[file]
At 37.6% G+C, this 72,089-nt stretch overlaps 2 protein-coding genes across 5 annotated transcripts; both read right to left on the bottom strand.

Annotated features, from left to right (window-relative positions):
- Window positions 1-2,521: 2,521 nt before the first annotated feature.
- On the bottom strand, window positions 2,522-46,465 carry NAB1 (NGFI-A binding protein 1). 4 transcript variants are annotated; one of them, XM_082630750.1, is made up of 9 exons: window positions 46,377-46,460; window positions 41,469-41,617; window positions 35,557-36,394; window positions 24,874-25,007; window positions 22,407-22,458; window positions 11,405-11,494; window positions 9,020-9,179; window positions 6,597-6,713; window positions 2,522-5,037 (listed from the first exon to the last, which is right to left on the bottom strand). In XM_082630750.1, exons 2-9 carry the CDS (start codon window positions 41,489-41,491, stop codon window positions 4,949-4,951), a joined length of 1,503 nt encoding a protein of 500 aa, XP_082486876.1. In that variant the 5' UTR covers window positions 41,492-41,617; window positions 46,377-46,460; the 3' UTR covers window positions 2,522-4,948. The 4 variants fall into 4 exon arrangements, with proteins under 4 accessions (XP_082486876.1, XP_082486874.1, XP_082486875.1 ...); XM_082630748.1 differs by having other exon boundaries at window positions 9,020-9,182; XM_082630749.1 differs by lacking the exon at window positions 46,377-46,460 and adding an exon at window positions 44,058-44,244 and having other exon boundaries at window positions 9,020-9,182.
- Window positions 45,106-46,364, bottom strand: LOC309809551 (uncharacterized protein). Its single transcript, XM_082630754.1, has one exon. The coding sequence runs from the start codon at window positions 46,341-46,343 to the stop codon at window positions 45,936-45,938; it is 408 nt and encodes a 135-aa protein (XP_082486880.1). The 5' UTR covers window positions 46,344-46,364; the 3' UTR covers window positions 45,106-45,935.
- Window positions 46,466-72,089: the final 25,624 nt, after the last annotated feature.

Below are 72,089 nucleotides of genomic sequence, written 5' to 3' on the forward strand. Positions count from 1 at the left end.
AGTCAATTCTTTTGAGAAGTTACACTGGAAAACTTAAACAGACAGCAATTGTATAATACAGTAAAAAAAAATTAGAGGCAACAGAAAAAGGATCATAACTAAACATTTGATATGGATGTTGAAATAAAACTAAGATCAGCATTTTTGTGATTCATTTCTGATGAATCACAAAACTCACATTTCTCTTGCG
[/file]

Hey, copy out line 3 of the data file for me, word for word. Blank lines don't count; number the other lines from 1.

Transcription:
- Window positions 1-2,521: 2,521 nt before the first annotated feature.